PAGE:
We perform a lot of actions. When a person tries to recognize himself, he will take an action or two and think: "Why do I do this? Is it because of an external cause, or an internal one?" Habit is an external cause. Personal thought is an inner cause. If we would examine, we would find that most of the events in the world occur without thought, but due to habits, either personal habits, or habits picked up from the outside environment. Therefore, our sense of self has been crushed. It has almost no opportunity to manifest itself. A small child starts growing up and wants to do something, and his parents might say to him, "It's not done in our circles. It doesn't match with what other do." I'm not talking about something that is actually negative. But if it is positive, and they say something like this, they bury his "I" 2000 cubits underground. They're not letting him become himself. And this applies not only to one's child, but also to the person himself.

In conclusion, in order for a person to mingle with another, he must find his self. This comes out through times of solitude by sitting quietly all alone (which this is the external aspect of it), as well as the habit of thinking and analyzing everything, or when there should be some feeling, considering, "What is my inner feeling?"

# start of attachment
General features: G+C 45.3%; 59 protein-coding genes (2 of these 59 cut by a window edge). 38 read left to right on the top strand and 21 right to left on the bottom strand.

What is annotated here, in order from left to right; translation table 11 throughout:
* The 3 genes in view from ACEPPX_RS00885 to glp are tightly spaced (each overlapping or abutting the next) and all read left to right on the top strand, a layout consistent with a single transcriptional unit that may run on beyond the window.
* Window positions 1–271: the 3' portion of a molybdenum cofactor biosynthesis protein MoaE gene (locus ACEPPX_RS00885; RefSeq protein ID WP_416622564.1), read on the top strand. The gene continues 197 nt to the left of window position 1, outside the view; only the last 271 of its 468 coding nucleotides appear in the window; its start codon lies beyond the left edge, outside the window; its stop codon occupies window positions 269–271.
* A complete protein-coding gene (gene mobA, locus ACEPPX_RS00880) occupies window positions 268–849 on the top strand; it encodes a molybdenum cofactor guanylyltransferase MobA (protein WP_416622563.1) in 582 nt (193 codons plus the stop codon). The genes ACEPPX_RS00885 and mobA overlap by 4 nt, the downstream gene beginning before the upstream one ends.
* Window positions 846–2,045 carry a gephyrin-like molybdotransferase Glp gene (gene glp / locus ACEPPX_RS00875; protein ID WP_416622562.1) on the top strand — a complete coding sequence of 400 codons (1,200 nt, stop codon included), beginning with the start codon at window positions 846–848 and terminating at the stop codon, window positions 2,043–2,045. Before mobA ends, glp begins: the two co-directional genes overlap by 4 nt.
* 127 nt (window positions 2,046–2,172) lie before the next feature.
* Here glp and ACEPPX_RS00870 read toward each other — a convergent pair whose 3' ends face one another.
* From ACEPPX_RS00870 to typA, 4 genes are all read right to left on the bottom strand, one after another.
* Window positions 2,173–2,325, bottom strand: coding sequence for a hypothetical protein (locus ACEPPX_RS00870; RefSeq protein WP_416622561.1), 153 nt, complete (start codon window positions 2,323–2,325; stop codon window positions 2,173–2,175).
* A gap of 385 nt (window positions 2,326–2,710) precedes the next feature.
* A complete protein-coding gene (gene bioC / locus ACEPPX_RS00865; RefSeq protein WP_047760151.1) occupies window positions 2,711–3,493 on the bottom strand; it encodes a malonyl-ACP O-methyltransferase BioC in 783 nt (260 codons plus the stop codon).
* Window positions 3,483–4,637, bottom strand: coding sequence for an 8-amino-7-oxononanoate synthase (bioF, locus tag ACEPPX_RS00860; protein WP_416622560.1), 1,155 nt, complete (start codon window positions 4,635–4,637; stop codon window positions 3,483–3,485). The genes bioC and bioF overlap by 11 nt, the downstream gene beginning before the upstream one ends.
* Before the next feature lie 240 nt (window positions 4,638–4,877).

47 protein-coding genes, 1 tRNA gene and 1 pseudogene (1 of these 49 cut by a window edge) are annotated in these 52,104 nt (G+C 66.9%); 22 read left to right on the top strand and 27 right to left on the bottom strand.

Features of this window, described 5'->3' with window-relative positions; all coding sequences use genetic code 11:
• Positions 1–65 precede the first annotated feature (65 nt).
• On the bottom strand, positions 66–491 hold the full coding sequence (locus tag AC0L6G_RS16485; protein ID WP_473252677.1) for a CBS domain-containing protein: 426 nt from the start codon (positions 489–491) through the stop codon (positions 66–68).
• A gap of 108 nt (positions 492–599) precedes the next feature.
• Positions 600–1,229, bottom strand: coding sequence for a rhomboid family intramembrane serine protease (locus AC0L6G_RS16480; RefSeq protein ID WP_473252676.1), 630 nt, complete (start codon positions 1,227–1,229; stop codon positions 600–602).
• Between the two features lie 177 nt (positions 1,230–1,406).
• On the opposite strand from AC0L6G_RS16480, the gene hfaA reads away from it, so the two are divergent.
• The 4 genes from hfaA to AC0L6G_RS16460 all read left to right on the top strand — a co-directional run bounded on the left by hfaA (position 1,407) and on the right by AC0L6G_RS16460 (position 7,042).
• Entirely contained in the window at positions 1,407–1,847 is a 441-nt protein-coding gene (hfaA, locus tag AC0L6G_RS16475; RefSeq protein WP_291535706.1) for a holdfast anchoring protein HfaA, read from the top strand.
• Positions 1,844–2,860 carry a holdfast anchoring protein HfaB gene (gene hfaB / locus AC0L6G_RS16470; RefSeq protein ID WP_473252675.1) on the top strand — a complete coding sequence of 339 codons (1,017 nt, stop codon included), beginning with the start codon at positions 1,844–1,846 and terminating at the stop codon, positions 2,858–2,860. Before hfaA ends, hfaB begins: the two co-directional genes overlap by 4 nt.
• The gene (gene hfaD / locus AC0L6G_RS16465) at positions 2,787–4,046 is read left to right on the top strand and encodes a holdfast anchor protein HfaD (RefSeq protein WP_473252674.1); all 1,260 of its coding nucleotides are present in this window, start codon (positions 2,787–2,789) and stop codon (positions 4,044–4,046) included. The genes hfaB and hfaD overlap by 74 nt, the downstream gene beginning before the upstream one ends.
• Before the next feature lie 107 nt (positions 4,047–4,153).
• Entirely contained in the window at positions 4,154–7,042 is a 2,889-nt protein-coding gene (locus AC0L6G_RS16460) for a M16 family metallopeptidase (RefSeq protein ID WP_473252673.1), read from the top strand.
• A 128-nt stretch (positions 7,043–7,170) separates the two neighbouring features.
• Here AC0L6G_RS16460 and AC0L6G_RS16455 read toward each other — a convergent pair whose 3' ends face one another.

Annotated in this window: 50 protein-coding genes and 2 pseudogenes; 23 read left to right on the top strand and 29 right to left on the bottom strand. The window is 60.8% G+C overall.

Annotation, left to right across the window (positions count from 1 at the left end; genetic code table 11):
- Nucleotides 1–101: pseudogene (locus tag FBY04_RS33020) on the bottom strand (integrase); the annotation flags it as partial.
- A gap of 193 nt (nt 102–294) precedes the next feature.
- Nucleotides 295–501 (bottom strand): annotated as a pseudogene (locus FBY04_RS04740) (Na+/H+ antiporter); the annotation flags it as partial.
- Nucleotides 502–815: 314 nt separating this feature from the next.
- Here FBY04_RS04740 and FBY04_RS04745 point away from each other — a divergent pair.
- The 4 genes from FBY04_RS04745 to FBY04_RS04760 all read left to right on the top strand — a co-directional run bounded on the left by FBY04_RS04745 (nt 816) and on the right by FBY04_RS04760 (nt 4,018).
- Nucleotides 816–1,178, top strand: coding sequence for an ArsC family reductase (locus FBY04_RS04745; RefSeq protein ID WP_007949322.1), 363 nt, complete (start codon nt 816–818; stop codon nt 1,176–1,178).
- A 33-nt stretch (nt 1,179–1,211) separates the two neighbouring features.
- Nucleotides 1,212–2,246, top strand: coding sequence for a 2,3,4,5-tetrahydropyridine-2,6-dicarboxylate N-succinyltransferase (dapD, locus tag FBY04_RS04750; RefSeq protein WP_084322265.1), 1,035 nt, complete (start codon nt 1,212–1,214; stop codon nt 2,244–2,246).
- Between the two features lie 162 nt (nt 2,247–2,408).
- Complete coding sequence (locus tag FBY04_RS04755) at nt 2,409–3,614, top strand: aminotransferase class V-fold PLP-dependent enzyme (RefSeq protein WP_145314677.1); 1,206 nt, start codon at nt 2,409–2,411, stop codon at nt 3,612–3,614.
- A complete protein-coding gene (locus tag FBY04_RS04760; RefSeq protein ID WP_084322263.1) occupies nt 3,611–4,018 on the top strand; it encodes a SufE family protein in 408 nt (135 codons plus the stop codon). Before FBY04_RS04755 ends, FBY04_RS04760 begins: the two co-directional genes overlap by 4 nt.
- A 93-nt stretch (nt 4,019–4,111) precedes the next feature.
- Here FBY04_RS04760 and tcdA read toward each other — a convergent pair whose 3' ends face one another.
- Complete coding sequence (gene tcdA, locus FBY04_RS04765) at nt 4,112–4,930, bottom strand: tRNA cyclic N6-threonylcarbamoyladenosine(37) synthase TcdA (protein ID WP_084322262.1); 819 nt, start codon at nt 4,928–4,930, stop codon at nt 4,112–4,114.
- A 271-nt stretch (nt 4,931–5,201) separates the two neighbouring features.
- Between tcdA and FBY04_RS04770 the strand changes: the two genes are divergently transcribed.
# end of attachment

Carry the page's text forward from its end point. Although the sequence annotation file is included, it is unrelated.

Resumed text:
Don't rush along with the fast pace of life. Try as much as possible to think deeply about the things that happen in our lives. The sharper one gets, the more he will think in the course of the day. But the way of life must be to try to delve more and more. Get used to dividing a thing into its elements: What is it made of? What does it include? There are people that order things and don't even check what costs are included in their order. All kinds of expenses appear, and they didn't think these were part of it. Why not? Because they didn't think at all, not because they thought they weren't included. If they would have contemplated, things would be different.

Some people buy an apartment and calculate what it costs, and take out a mortgage. Then they get the key and start to think, "What about the air conditioners?" "The bed doesn't match the width of the new room." And then they suddenly discover that they need to spend at least 40,000 shekel more than they had thought. How did it happen? It's simple. It's not that the temperature in the world changed so much in the year and a half in which they were waiting for the apartment. They simply didn't think. A person should really think about what is involved in buying an apartment: paying the agents, the cost of the apartment, changes in bank rates, the purchase tax, then moving costs, and then appropriate furniture. One might decide to initially move in the old furniture, and later buy new items, but in that case there was thought, analysis of the issue, and a decision.